Mercury Bioaccumulation in Food Webs

We know from our past research that mercury concentrations can be high in many organisms in Nova Scotia (e.g. rusty blackbird, bats, loons, fish). However, much less is known about methylmercury accumulation in invertebrates. Our recent projects have examined methylmercury in dragonflies, polychaetae worms, and many other invertebrates. We collaborate on food web research all over the planet including Patagonia, Portugal, the Arctic, and across North America.

Mercury Speciation and Photo-Reactions

One of my primary research questions has been "Why are some remote ecosystems more sensitive to mercury accumulation?" We examine the role of solar radiation in determining if mercury is retained in an ecosystem and whether it will accumulate in organisms. We are currently examining these processes at both contaminated sites and in freshwater lakes, coastal estuaries, and soils.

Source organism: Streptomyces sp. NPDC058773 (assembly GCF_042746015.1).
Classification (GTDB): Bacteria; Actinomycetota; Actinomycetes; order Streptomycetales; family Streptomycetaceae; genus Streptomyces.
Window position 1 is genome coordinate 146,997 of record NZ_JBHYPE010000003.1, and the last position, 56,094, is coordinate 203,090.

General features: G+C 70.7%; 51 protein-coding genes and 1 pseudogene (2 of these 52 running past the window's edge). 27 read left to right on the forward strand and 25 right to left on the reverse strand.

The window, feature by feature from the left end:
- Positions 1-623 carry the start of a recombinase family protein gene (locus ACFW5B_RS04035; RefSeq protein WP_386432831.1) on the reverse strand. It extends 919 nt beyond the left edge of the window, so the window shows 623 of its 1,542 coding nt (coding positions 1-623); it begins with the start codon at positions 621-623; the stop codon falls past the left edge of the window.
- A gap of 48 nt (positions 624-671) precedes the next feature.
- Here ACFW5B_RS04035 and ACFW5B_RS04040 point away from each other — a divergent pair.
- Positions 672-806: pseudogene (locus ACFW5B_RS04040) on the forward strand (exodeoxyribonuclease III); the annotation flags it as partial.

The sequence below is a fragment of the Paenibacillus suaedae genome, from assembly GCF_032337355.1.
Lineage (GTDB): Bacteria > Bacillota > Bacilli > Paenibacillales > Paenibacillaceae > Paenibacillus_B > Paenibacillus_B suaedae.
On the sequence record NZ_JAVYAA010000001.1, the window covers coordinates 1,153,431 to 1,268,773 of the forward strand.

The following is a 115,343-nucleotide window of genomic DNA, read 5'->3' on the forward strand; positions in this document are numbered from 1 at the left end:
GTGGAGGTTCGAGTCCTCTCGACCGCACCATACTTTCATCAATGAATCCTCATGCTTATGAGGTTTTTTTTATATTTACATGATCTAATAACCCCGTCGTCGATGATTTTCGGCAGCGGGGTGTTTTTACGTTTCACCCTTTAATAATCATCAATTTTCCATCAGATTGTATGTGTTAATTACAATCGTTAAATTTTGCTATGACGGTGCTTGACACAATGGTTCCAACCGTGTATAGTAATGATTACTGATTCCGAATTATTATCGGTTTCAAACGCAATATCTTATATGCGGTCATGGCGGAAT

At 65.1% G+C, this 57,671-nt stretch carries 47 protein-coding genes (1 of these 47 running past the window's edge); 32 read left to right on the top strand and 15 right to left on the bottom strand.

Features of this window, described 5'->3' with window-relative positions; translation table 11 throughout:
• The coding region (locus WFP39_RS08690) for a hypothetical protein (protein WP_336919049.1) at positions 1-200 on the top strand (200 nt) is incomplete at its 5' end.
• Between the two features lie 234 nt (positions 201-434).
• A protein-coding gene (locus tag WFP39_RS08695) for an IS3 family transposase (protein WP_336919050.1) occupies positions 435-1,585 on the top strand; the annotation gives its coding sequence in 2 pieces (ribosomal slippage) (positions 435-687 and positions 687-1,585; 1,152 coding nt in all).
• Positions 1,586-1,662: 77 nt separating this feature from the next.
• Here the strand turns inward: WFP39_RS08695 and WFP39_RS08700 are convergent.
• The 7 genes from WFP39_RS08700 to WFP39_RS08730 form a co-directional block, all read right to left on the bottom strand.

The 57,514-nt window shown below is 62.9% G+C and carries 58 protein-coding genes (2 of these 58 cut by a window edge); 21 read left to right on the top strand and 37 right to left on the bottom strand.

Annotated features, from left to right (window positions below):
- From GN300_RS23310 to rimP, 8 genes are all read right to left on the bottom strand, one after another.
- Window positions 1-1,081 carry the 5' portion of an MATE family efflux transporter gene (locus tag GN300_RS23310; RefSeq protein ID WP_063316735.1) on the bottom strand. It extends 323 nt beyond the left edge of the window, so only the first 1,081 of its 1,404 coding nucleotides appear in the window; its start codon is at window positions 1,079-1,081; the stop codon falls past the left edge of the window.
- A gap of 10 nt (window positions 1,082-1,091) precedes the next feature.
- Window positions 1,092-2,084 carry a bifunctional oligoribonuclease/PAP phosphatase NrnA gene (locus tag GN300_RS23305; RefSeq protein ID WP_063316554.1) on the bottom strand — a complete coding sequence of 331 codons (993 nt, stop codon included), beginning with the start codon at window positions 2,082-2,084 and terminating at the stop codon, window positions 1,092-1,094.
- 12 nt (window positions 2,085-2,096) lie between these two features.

Mercury Interactions with Dissolved Organic Matter

Dissolved organic matter is a key variable controlling many processes in natural waters. Using both lab and field experiments we aim to characterize organic matter in natural waters and its interactions with mercury. The relationship between ultra violet radiation absorbance and dissolved organic matter is key in natural waters. Ultra violet radiation can instigate a variety of chemical reactions that affect mercury binding with organic matter, photo reactivity, and bioavailability.